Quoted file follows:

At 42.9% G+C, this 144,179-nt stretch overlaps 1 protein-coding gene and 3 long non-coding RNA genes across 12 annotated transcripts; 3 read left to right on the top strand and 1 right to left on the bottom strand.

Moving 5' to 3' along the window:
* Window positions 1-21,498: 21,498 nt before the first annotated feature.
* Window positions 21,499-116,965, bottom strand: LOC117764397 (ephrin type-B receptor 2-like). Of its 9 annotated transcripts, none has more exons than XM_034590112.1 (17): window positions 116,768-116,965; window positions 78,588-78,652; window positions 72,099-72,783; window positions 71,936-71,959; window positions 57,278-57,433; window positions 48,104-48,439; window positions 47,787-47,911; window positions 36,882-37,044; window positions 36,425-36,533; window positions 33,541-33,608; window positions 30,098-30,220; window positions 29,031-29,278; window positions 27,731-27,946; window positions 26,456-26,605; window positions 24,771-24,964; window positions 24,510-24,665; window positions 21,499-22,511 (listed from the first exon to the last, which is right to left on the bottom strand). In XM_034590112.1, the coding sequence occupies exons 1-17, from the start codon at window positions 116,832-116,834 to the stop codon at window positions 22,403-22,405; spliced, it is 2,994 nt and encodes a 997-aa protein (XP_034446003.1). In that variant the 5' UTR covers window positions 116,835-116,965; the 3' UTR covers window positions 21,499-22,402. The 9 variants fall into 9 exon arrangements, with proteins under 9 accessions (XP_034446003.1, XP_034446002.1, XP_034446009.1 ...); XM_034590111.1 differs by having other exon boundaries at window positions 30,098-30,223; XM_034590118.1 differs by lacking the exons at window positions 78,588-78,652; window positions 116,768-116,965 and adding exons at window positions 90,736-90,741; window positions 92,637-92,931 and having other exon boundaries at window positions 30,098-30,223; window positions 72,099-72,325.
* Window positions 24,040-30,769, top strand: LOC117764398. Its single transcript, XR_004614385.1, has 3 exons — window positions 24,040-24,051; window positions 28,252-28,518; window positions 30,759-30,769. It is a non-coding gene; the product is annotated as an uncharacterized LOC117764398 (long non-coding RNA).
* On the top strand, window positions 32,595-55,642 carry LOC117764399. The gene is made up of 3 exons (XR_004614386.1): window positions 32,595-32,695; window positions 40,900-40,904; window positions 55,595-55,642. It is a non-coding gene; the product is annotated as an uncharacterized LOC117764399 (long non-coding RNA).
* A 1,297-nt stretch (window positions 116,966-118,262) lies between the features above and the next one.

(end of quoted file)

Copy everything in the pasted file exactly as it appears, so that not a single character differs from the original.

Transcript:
At 42.9% G+C, this 144,179-nt stretch overlaps 1 protein-coding gene and 3 long non-coding RNA genes across 12 annotated transcripts; 3 read left to right on the top strand and 1 right to left on the bottom strand.

Moving 5' to 3' along the window:
* Window positions 1-21,498: 21,498 nt before the first annotated feature.
* Window positions 21,499-116,965, bottom strand: LOC117764397 (ephrin type-B receptor 2-like). Of its 9 annotated transcripts, none has more exons than XM_034590112.1 (17): window positions 116,768-116,965; window positions 78,588-78,652; window positions 72,099-72,783; window positions 71,936-71,959; window positions 57,278-57,433; window positions 48,104-48,439; window positions 47,787-47,911; window positions 36,882-37,044; window positions 36,425-36,533; window positions 33,541-33,608; window positions 30,098-30,220; window positions 29,031-29,278; window positions 27,731-27,946; window positions 26,456-26,605; window positions 24,771-24,964; window positions 24,510-24,665; window positions 21,499-22,511 (listed from the first exon to the last, which is right to left on the bottom strand). In XM_034590112.1, the coding sequence occupies exons 1-17, from the start codon at window positions 116,832-116,834 to the stop codon at window positions 22,403-22,405; spliced, it is 2,994 nt and encodes a 997-aa protein (XP_034446003.1). In that variant the 5' UTR covers window positions 116,835-116,965; the 3' UTR covers window positions 21,499-22,402. The 9 variants fall into 9 exon arrangements, with proteins under 9 accessions (XP_034446003.1, XP_034446002.1, XP_034446009.1 ...); XM_034590111.1 differs by having other exon boundaries at window positions 30,098-30,223; XM_034590118.1 differs by lacking the exons at window positions 78,588-78,652; window positions 116,768-116,965 and adding exons at window positions 90,736-90,741; window positions 92,637-92,931 and having other exon boundaries at window positions 30,098-30,223; window positions 72,099-72,325.
* Window positions 24,040-30,769, top strand: LOC117764398. Its single transcript, XR_004614385.1, has 3 exons — window positions 24,040-24,051; window positions 28,252-28,518; window positions 30,759-30,769. It is a non-coding gene; the product is annotated as an uncharacterized LOC117764398 (long non-coding RNA).
* On the top strand, window positions 32,595-55,642 carry LOC117764399. The gene is made up of 3 exons (XR_004614386.1): window positions 32,595-32,695; window positions 40,900-40,904; window positions 55,595-55,642. It is a non-coding gene; the product is annotated as an uncharacterized LOC117764399 (long non-coding RNA).
* A 1,297-nt stretch (window positions 116,966-118,262) lies between the features above and the next one.